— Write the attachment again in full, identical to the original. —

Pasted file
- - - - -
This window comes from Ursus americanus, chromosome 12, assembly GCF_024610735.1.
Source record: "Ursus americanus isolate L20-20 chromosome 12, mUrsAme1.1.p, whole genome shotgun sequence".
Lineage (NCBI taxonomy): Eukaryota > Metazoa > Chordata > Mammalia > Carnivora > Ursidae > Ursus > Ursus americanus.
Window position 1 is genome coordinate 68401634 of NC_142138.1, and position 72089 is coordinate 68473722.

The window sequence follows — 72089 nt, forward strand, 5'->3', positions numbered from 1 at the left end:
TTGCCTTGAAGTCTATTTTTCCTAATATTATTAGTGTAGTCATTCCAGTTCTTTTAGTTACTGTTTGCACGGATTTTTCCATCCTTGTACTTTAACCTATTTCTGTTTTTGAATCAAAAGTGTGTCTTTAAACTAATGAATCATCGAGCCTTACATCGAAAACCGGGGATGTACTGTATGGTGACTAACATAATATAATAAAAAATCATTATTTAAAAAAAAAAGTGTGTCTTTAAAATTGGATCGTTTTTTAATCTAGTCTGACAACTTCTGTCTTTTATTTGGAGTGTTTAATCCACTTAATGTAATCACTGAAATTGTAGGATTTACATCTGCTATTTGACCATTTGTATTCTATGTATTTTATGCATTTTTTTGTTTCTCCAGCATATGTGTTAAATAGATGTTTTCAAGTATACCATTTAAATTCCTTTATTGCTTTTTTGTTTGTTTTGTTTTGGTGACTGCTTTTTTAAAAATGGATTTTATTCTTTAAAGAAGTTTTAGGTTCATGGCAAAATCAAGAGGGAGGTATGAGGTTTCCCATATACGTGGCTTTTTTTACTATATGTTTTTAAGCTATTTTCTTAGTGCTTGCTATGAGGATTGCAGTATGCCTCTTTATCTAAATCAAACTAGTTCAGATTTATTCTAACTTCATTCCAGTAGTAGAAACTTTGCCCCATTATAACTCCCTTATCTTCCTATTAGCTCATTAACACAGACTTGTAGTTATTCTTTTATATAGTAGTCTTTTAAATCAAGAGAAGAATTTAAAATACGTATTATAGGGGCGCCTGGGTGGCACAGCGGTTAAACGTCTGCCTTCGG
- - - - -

This window comes from Ursus americanus, chromosome 12, assembly GCF_024610735.1.
Source record: "Ursus americanus isolate L20-20 chromosome 12, mUrsAme1.1.p, whole genome shotgun sequence".
Lineage (NCBI taxonomy): Eukaryota > Metazoa > Chordata > Mammalia > Carnivora > Ursidae > Ursus > Ursus americanus.
Window position 1 is genome coordinate 68401634 of NC_142138.1, and position 72089 is coordinate 68473722.

The window sequence follows — 72089 nt, forward strand, 5'->3', positions numbered from 1 at the left end:
TTGCCTTGAAGTCTATTTTTCCTAATATTATTAGTGTAGTCATTCCAGTTCTTTTAGTTACTGTTTGCACGGATTTTTCCATCCTTGTACTTTAACCTATTTCTGTTTTTGAATCAAAAGTGTGTCTTTAAACTAATGAATCATCGAGCCTTACATCGAAAACCGGGGATGTACTGTATGGTGACTAACATAATATAATAAAAAATCATTATTTAAAAAAAAAAGTGTGTCTTTAAAATTGGATCGTTTTTTAATCTAGTCTGACAACTTCTGTCTTTTATTTGGAGTGTTTAATCCACTTAATGTAATCACTGAAATTGTAGGATTTACATCTGCTATTTGACCATTTGTATTCTATGTATTTTATGCATTTTTTTGTTTCTCCAGCATATGTGTTAAATAGATGTTTTCAAGTATACCATTTAAATTCCTTTATTGCTTTTTTGTTTGTTTTGTTTTGGTGACTGCTTTTTTAAAAATGGATTTTATTCTTTAAAGAAGTTTTAGGTTCATGGCAAAATCAAGAGGGAGGTATGAGGTTTCCCATATACGTGGCTTTTTTTACTATATGTTTTTAAGCTATTTTCTTAGTGCTTGCTATGAGGATTGCAGTATGCCTCTTTATCTAAATCAAACTAGTTCAGATTTATTCTAACTTCATTCCAGTAGTAGAAACTTTGCCCCATTATAACTCCCTTATCTTCCTATTAGCTCATTAACACAGACTTGTAGTTATTCTTTTATATAGTAGTCTTTTAAATCAAGAGAAGAATTTAAAATACGTATTATAGGGGCGCCTGGGTGGCACAGCGGTTAAACGTCTGCCTTCGG